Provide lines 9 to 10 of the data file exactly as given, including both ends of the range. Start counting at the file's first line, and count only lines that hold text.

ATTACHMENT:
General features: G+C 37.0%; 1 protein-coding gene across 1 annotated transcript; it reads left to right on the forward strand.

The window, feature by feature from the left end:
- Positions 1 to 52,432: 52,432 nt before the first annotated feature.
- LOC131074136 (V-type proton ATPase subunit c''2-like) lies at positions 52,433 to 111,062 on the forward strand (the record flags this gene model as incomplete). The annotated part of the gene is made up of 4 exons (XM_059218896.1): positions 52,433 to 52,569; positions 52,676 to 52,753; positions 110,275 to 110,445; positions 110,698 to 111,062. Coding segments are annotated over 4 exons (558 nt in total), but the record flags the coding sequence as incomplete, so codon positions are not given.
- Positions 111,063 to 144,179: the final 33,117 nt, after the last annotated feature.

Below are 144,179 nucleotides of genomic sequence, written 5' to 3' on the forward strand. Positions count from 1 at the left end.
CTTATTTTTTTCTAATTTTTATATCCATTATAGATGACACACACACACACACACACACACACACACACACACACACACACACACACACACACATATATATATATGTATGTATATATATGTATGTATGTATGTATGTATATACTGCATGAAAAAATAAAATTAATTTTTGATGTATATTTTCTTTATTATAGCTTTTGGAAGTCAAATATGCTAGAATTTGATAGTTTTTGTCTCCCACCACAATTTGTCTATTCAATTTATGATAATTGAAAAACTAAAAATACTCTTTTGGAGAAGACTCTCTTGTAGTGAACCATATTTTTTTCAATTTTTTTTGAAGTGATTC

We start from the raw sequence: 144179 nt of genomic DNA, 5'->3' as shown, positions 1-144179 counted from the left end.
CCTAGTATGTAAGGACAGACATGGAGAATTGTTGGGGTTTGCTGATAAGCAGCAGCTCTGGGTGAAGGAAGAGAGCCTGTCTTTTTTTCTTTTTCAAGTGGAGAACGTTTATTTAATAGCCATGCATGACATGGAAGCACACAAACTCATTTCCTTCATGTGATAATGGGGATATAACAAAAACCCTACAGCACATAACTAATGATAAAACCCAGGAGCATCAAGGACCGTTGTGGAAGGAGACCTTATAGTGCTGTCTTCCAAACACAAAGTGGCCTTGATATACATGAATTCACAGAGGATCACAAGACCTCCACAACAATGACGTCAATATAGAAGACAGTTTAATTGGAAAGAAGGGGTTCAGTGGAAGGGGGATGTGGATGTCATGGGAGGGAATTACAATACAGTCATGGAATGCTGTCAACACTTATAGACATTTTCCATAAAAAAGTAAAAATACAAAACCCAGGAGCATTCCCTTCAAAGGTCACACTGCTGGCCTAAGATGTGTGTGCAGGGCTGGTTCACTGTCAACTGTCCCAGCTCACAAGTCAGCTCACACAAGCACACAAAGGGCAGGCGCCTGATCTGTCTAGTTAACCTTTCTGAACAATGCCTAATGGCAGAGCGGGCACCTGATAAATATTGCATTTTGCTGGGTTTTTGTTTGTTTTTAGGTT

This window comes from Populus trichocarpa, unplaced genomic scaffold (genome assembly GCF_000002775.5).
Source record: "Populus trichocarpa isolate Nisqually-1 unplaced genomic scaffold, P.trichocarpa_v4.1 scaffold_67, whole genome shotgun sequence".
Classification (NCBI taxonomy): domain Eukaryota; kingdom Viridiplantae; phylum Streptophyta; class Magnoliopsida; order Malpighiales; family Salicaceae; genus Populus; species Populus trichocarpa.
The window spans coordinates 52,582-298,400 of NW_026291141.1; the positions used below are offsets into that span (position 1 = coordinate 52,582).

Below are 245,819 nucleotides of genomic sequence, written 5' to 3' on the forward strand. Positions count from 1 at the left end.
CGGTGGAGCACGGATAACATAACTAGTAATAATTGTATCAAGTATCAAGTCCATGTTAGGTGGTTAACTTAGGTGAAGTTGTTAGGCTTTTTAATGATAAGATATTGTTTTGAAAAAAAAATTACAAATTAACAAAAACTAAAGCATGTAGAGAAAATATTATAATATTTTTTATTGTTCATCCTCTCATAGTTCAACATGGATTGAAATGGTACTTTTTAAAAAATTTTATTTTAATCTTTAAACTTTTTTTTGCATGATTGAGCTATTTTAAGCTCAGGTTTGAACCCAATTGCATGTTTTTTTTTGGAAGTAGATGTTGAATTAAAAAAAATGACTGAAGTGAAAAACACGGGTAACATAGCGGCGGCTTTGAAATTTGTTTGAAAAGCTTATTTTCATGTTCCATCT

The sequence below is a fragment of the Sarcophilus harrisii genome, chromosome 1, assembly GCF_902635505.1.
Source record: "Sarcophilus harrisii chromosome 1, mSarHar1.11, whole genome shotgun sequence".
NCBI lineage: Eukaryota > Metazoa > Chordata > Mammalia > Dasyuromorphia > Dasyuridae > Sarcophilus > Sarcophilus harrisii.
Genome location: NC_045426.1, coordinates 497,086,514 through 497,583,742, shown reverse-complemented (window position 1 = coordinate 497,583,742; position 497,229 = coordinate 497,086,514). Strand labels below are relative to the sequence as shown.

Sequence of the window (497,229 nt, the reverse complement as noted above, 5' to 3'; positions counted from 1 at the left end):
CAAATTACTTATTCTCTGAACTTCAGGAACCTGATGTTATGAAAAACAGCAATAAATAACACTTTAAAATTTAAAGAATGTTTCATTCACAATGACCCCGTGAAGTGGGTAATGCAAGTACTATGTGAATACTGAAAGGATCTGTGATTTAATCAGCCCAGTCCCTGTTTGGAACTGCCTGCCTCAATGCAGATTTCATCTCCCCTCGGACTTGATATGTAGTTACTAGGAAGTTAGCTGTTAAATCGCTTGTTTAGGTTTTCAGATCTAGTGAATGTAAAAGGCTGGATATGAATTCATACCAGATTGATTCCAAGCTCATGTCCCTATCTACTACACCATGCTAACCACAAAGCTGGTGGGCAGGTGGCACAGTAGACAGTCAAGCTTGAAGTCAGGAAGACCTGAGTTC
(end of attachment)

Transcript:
CCTAGTATGTAAGGACAGACATGGAGAATTGTTGGGGTTTGCTGATAAGCAGCAGCTCTGGGTGAAGGAAGAGAGCCTGTCTTTTTTTCTTTTTCAAGTGGAGAACGTTTATTTAATAGCCATGCATGACATGGAAGCACACAAACTCATTTCCTTCATGTGATAATGGGGATATAACAAAAACCCTACAGCACATAACTAATGATAAAACCCAGGAGCATCAAGGACCGTTGTGGAAGGAGACCTTATAGTGCTGTCTTCCAAACACAAAGTGGCCTTGATATACATGAATTCACAGAGGATCACAAGACCTCCACAACAATGACGTCAATATAGAAGACAGTTTAATTGGAAAGAAGGGGTTCAGTGGAAGGGGGATGTGGATGTCATGGGAGGGAATTACAATACAGTCATGGAATGCTGTCAACACTTATAGACATTTTCCATAAAAAAGTAAAAATACAAAACCCAGGAGCATTCCCTTCAAAGGTCACACTGCTGGCCTAAGATGTGTGTGCAGGGCTGGTTCACTGTCAACTGTCCCAGCTCACAAGTCAGCTCACACAAGCACACAAAGGGCAGGCGCCTGATCTGTCTAGTTAACCTTTCTGAACAATGCCTAATGGCAGAGCGGGCACCTGATAAATATTGCATTTTGCTGGGTTTTTGTTTGTTTTTAGGTT

This window comes from Populus trichocarpa, unplaced genomic scaffold (genome assembly GCF_000002775.5).